More details emerge on executive regulations for amended Mineral Resources Act
REGULATION WATCH- We have more details on the Mineral Resources Act’s exec regs: Additional details have been released on the executive regulations to the amended Mineral Resources Act, according to a document obtained by Enterprise. Among the key regulations:
Royalty payments: We had reported last month that private mine and quarry operators will pay out royalties of up to 10%, income tax of 22.5%, and EGP 25k a year per sq km in concession rent under the bill. The document we reviewed shows that royalties will be payable to the Egyptian Mineral Resources Authority (EMRA) according to the type of mine. The royalty rates apply to 10 types of minerals — including gold, mica, zinc, copper, iron, and phosphate — to compensate for extraction, with the rate varying depending on the material. Companies will also pay 1% of the value of annual production for mines and 6% for quarries. This payment will be made directly to the governorate in which the mine or quarry is located.
Issuing and renewing licenses: Exploration licenses will be granted for two years at a time and will be eligible for renewal up to three times. Rent increases of EGP 5-20k per sq km will be applicable after each renewal. Rent can also be changed outside that timeline every three years through a decree from the prime minister, and based on proposals from EMRA and the Oil Ministry. Licensees will need to submit their exploration proposal within 60 days of receiving their license.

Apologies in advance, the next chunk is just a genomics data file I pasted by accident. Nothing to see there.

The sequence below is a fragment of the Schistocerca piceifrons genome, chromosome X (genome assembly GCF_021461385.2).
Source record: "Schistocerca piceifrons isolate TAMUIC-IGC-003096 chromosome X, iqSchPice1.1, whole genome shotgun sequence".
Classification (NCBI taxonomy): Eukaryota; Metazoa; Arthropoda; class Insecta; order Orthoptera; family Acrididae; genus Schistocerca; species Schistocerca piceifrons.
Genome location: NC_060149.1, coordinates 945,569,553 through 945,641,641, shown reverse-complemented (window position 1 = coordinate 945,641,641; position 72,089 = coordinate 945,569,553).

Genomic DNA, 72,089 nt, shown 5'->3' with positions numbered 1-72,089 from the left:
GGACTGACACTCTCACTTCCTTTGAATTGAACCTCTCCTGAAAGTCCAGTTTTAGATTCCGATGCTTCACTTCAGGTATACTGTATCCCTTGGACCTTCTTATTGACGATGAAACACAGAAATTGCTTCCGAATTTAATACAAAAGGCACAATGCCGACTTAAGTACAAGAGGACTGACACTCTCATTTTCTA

Exploitation licensees will pay an annual rate of EGP 25k per sqkm, and EGP 9 per sqm for white sand. They will also pay an insurance amount equal to the rental value within 30 days of notification. Companies will also pay EGP 15k per sqkm for lands used outside the licensed area for industrial or storage purposes (Article 85).
Egypt awarded its first new gold exploration license in 15 years to Aton Resources, we reported on Sunday. The Vancouver-based company will prospect for gold in the Eastern Desert’s Hamama region under a 20-year license with an additional 10-year option period. The company will also retain rights to explore in the Abu Marawat concession area in the Arabian-Nubian Shield, north of Sukari mine, where existing player Centamin is operating.
The gov’t will also launch an international gold exploration and mining tender for areas in the Eastern Desert by the end of this month or early March. It will be the first mining tender since the Mineral Resources Act was amended last year and the first for gold exploration since 2017. Centamin is currently the only company producing gold in Egypt from its Sukari mine, while Aton Resources and Thani Stratex Resources are still exploring concession areas but are yet to strike gold. Centamin achieved an 8% bump in production in 2019 (pdf) and plans to increase this figure by at least another 6% to 510k oz this year. The gov’t hopes the tender will boost investment in the sector, raising contribution to GDP to EGP 7 bn by the end of the decade.
Background: The amended act was ratified by President Abdel Fattah El Sisi last August. Besides introducing the new model, it stipulated that royalty payments cap at 20%, and introduced a minimum of 5%. It also outlines the responsibilities of the newly-established committee that will advise on the royalty rate for each raw material, as well as the new authority empowered to issue licenses to, and withdraw them from, governorates.